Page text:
I have 2 serama hens one serama roo. 5 eggs none fertile. she has been with this roo for the 8 days i have had her, but was with him for an unknown amout of time with her previous owner . do they make a viagra for chickens haha
Hi Donna! Silly question, but have you actually seen any mating? The little guys might not be old enough to be interested.
Ruth could tell you whether the girls had been 'exposed' to older males before you got them.
Hi Lisa, how are you today!!! I do not know what it really looks like when they mate. I know he jumps on her, but have not looked very close to see what they are doing. It looks violent to me maya is just ducking her head and he bites at her neck. This behavior reminds me of a batter woman protecting her face. I stop it when i see it. ever since the storms, they are still living in my kitchen, as are my 5 baby seramas. I do not know if this has something to do with it or not
Quote:Well if you're stopping the "deed" then that COULD very well be the problem with fertility....just a guess. Also, are you cracking each egg to see if they are fertile?from what i understand from everything i've read..thats the only way to tell, and I'm assuming if it's super early in the fertilization, you might not be able to tell without looking super close. I honestly don't know though as i'm just an "infant" in the chicken department. I can tell you thought that cats are violent maters!
It can look a little different depending a lot on the hen's reaction and some on the individual rooster, but what usually happens when chickens mate is that the rooster lowers a wing to signal his intentions. This is called dancing.
The hen squats. This allows her to spread his weight into the ground. If she tried to stand up, she might hurt her legs, but her squatting to spread the load into the ground allows a large rooster to fertilize a small hen without hurting her. A really big rooster on a small hen can still cause problems, but not always.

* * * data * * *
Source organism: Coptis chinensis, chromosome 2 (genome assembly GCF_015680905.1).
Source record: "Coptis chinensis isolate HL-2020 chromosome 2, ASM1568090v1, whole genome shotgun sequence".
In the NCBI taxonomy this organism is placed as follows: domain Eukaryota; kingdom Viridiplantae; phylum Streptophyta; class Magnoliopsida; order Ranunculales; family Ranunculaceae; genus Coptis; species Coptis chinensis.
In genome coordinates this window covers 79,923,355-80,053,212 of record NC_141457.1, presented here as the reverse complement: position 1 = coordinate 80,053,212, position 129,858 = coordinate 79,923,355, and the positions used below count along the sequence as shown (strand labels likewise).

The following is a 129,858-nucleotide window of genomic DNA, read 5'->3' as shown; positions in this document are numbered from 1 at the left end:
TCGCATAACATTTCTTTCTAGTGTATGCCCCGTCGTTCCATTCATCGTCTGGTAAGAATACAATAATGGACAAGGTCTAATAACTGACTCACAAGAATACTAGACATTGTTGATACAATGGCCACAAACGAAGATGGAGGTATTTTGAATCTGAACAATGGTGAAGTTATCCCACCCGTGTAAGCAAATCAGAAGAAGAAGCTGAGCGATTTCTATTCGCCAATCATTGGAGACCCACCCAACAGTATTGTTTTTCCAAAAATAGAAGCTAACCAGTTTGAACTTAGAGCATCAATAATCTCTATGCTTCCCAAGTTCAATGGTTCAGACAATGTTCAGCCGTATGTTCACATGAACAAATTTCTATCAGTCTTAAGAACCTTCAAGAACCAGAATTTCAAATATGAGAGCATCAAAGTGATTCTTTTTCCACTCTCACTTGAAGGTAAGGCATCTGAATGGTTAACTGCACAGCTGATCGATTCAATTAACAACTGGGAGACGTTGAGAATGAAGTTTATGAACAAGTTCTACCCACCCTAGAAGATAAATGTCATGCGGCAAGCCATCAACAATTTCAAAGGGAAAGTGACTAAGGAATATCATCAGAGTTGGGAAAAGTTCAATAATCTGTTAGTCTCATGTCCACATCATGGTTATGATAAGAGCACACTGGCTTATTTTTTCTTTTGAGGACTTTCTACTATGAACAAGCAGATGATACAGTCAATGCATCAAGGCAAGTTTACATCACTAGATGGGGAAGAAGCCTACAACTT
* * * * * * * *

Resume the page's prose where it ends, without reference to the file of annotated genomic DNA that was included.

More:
The roooster grabs her by the back of the head and climbs on. Him grabbing her by the back of the neck is her signal to move her tail out of the way. It helps him hold on and balance too, but she has to move her tail out of the way for the mating to be successful.
The rooster very quickly touches her vent with his. Sometimes it is so quick you barely see it. The rooster then hops off.
The hen then stands up, fluffs up her feathers, and shakes. She is not telling him disdainfully how little his performance meant to her. She is doing the fluffy shake to get his sperm in the correct location.
Some roosters are brutes. They don't dance and they are rough on a hen. Usually this is an adolescent and he grows out of this overactive hormone stage, but some never outgrow it.
Often a hen will resist, at least initially. The rooster has a strong instinct to make sure the eggs are fertile and will sometimes not take no for an answer. Here are some things I have observed when the hen resists after the rooster dances.
The hen runs away. The rooster ignores her.
The hen runs away. The rooster chases her. She quickly squats and everything goes as normal. She was only seeing if he was serious and really cared.
The hen runs away. The rooster chases her and catches her, often grabbing her by the back with his beak until he can climb on. Once he has a grip on her, she cooperates.
The hen runs away. The rooster chases her but quits before he catches her.
The hen runs away. The rooster catches her, she never cooperates, and he forces her.
How the hen reacts has a lot ot do with how violent the mating is. As I said, some roosters are just brutes, but a whole lot of times, roosters have been considered brutes and died more because of the actions of the hens that his actions. If the hen has the maturity and instincts to react as nature intended, the rooster would not be that rough.
Quote:THAT WAS ULTRA INFORMATIVE Thankyou... now one more question because #4 spidered so is in fact fertile... how long does the deed last? one egg? or better yet. must the roo do his thing everytime for every single egg?